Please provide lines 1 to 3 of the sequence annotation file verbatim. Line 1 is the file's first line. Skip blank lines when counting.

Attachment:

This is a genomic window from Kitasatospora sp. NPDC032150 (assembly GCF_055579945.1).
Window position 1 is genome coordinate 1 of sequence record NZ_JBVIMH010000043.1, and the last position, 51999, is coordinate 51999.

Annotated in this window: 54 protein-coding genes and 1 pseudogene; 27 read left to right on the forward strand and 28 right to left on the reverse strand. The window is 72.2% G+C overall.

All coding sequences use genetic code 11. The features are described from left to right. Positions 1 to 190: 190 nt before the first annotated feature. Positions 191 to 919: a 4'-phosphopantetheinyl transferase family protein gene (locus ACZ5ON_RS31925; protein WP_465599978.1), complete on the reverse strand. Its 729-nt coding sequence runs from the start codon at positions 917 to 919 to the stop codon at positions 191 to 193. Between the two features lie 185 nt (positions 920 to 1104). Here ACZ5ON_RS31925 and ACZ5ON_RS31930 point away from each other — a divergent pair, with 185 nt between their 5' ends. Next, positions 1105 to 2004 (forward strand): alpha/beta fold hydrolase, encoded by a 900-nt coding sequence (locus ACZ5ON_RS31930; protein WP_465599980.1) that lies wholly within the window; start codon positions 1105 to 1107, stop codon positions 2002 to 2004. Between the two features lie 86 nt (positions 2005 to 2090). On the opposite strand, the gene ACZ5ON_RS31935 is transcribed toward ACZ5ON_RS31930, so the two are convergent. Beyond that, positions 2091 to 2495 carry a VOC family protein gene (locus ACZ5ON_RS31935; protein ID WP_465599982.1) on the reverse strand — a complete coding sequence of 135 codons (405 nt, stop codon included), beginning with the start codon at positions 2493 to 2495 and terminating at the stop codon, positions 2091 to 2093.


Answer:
This is a genomic window from Kitasatospora sp. NPDC032150 (assembly GCF_055579945.1).
Window position 1 is genome coordinate 1 of sequence record NZ_JBVIMH010000043.1, and the last position, 51999, is coordinate 51999.

Annotated in this window: 54 protein-coding genes and 1 pseudogene; 27 read left to right on the forward strand and 28 right to left on the reverse strand. The window is 72.2% G+C overall.